An exceptionally talented Māori chef will head to Australia today with a goal of establishing a production kitchen that could potentially feed over 90,000 homeless in central Melbourne.
Erueti Tutaki has already proven his commitment to this cause through volunteering his skills for the past five years, every weekday for 15 weeks of winter to the ‘Feed the Need’ programme, supported by Massey University’s School of Food and Nutrition.
The programme provides hot, nutritious lunches to decile one and two school children during the colder months. Mr Tutaki is integral in ensuring the kitchen is prepped every day for the team to provide 1500 servings that volunteers deliver to schools.
On top of committing his expertise to this cause Tutaki who calls himself the 'Native Chef' operates his own business which specialises in teaching tourists the traditional culinary uses and health benefits of native plants and cooking Māori dishes.
Tutaki (Tainui, Ngāti Rereahu, Maniapoto) grew up in Bennydale and says he understands the plight of vulnerable children.
“My whole family saved up to get me out of the countryside and into study to pursue my art. Without that backing from those around me I don’t know where I’d be today,”he says.
Massey University’s nutrition specialist Professor Bernhard Breier and the Massey dietetics team have worked closely with Mr Tutaki who is also a Massey University graduate and ‘Feed the Need’ since 2013, providing comprehensive nutritional analysis of the meals.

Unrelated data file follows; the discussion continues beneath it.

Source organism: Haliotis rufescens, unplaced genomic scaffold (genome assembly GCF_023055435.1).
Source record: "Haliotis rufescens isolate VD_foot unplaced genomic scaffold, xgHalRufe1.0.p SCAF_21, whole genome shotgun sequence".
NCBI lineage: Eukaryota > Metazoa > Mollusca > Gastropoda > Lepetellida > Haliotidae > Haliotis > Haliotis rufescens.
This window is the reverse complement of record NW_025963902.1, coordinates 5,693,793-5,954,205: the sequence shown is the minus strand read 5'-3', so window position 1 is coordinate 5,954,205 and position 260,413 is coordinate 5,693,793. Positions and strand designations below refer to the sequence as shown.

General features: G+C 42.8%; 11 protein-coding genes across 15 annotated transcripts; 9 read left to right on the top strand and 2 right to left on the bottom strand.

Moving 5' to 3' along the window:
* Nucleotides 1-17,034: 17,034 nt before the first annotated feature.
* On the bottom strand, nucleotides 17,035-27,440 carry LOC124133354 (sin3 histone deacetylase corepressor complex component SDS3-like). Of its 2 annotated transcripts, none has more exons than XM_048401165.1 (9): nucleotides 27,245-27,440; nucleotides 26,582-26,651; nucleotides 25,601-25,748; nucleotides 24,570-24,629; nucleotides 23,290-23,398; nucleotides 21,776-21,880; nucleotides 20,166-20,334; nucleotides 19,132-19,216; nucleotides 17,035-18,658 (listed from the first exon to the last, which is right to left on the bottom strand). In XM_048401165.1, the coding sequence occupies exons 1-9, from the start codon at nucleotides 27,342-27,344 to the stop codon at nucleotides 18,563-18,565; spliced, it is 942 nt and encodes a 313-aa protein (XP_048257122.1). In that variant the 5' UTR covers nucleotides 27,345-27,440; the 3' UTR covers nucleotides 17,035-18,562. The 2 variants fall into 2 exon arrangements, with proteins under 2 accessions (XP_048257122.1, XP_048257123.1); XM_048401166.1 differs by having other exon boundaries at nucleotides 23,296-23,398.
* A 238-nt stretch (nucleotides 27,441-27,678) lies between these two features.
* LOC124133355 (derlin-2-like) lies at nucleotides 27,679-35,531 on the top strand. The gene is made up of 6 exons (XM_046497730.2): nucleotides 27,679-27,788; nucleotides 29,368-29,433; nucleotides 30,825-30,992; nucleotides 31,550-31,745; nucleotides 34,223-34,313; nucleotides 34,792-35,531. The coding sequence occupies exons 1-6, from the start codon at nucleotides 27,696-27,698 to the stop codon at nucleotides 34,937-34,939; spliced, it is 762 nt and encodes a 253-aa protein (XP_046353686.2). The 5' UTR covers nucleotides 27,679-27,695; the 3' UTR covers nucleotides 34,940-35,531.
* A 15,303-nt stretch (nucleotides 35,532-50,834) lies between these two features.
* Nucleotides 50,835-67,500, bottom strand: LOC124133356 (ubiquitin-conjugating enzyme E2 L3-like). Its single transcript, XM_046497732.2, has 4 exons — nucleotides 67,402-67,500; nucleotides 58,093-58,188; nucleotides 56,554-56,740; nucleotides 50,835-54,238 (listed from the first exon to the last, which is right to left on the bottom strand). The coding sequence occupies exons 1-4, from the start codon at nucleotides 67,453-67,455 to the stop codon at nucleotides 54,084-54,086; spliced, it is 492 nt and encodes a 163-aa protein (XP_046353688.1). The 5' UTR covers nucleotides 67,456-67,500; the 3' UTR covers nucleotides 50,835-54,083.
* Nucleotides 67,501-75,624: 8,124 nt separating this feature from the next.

Professor Breier says thorough research conducted by Massey University students will hopefully help the programme expand to feed 5000 children next year.
"There is a huge need, not just for nutritious food in schools, but for education about nutritious food – and that’s where Massey can really make a difference,” says Breier.
While operating a business and providing his time to ‘Feed the Need’, Tutaki also teamed up with international chefs to fundraise for the homeless in Melbourne.
The ‘Feed the Need’ programme is wrapping up for the year in New Zealand until winter rolls around again, but Tutaki's work will continue when he travels to Melbourne in a bid to assist in setting up a major production kitchen there to help feed the homeless.
He says, “I’ll be teaching them everything I know, and basically getting them up to speed in terms of what we do here in New Zealand. Our goal is to set up a production kitchen that can feed 95,000 homeless in central Melbourne.”
Tutaki departs for Melbourne today and expects to be there until the end of the year assisting with this project.
Te Kāea reporter, Mania Clarke will speak with Erueti prior to his departure and will have more on this story tonight at 5:30 and 7pm.